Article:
Review of Grimscape ’14 at the Sidebar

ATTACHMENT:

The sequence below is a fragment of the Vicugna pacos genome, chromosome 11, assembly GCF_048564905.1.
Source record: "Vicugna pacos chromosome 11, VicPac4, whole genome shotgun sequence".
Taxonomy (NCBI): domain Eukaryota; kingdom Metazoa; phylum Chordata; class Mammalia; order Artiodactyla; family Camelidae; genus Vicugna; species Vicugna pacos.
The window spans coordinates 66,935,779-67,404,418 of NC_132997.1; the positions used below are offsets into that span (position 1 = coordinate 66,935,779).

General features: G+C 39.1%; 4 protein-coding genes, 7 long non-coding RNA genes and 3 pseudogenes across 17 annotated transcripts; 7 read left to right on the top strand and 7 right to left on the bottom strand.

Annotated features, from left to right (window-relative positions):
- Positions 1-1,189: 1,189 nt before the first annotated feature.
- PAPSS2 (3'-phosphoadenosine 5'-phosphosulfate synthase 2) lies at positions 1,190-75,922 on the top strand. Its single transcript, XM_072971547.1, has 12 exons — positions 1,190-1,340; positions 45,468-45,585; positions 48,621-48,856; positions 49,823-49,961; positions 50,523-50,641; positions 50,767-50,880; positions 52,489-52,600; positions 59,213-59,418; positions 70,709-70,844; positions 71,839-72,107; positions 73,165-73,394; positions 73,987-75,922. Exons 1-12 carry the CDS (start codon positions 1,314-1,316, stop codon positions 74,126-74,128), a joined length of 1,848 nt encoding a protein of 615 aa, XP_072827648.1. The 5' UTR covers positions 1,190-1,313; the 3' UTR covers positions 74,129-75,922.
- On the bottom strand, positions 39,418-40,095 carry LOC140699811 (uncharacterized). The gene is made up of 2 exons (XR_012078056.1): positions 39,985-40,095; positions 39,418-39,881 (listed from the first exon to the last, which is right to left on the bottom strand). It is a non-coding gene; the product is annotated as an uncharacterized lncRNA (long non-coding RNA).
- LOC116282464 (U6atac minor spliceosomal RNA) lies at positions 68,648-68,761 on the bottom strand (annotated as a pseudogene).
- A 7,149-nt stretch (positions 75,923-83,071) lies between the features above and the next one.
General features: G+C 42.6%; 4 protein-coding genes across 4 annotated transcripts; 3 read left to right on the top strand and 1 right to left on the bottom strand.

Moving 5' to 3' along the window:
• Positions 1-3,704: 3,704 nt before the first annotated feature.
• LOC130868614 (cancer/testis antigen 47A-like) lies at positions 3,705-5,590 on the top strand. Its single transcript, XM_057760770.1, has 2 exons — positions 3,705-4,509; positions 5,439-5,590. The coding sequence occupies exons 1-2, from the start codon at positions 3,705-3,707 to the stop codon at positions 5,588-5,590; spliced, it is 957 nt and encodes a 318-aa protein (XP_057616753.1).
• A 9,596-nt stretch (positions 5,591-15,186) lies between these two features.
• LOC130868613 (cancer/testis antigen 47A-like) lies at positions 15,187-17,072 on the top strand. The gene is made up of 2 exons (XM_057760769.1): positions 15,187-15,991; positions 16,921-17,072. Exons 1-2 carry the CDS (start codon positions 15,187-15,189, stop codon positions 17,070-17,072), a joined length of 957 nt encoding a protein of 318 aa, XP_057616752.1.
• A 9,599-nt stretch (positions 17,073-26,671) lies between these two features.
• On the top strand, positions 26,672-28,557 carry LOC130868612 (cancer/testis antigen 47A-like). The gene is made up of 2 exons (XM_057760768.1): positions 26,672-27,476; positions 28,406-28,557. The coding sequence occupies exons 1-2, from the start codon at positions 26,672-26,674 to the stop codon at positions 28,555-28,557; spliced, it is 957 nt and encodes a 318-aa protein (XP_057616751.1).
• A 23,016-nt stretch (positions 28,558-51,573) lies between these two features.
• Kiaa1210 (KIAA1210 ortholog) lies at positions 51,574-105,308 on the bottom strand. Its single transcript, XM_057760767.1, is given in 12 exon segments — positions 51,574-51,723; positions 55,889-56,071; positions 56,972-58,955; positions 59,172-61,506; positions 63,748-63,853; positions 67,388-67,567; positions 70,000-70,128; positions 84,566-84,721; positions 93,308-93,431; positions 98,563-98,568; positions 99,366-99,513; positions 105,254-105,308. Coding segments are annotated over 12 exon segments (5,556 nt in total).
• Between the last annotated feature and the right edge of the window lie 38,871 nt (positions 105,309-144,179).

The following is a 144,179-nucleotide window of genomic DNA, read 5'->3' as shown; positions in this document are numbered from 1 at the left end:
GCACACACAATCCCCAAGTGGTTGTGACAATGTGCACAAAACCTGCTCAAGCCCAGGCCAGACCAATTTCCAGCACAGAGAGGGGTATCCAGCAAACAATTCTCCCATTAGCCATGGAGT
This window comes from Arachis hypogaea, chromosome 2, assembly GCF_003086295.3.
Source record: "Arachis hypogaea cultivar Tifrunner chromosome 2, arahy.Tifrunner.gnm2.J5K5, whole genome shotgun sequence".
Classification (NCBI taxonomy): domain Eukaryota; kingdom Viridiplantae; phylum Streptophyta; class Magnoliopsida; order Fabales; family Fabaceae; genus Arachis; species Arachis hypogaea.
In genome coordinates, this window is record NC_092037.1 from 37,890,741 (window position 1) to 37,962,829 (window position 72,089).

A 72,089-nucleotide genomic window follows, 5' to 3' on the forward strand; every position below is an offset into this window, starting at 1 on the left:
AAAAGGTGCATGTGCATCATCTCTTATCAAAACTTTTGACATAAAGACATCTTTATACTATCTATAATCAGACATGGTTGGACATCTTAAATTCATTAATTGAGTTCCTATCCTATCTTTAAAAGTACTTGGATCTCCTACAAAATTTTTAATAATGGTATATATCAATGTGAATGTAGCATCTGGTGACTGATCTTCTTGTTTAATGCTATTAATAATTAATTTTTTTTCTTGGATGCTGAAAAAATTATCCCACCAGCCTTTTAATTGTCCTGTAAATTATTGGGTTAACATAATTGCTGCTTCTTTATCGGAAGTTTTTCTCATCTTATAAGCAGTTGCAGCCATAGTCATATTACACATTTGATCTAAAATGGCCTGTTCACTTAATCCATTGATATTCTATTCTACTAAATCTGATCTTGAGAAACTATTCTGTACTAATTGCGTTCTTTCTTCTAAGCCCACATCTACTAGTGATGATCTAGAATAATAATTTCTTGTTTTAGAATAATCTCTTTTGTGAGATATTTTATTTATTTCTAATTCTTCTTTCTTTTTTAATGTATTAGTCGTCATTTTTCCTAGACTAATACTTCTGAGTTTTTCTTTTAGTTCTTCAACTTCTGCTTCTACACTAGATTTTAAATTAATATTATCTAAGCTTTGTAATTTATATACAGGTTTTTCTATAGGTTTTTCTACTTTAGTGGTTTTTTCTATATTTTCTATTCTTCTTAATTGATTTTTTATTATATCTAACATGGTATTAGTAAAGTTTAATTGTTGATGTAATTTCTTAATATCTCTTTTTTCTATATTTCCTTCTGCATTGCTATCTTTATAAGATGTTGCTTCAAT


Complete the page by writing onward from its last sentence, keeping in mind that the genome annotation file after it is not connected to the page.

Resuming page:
On Saturday, July 26th I made it up to the first Grimscape at the Sidebar in Baltimore. The place isn’t very big, I think the max capacity is around 100 people, and most of the walls and pipes in the place are covered in the stickers of bands that have played there in the past. The stage is only a few inches tall and the lighting isn’t anything worth bragging about, but it’s a great spot for DIY punk and metal shows. This evening the Sidebar was hosting the inaugural Grimscape that will apparently become an annual event. It collected a bunch of mostly local black metal bands with the headliner, Pact, coming down from Erie, Pennsylvania, to play. Apparently Helgardh was supposed to be on the bill but for whatever reason they dropped off and were replaced by a band called Hex Temple. This was apparently Hex Temple’s first live show but I didn’t get there in time to see them. I did however get to see the next band, Antikosmos, who were also making their live debut at this show. They were entertaining for sure. Frontwoman Victoria Atkins commands the audience’s attention with her striking blonde hair and wild facial expressions, though she was standing on the stage behind a couple of the band members who were on the floor which obscured her from view at times. They played a Watain cover and a Bathory cover as well as a pair of originals. They’re still figuring out their own sound, which is mostly dominated by their influences, but that’s to be expected from any young band really. There was quite a large crowd there while they played and I think a lot of people came just to see their friends in Antikosmos perform for the first time.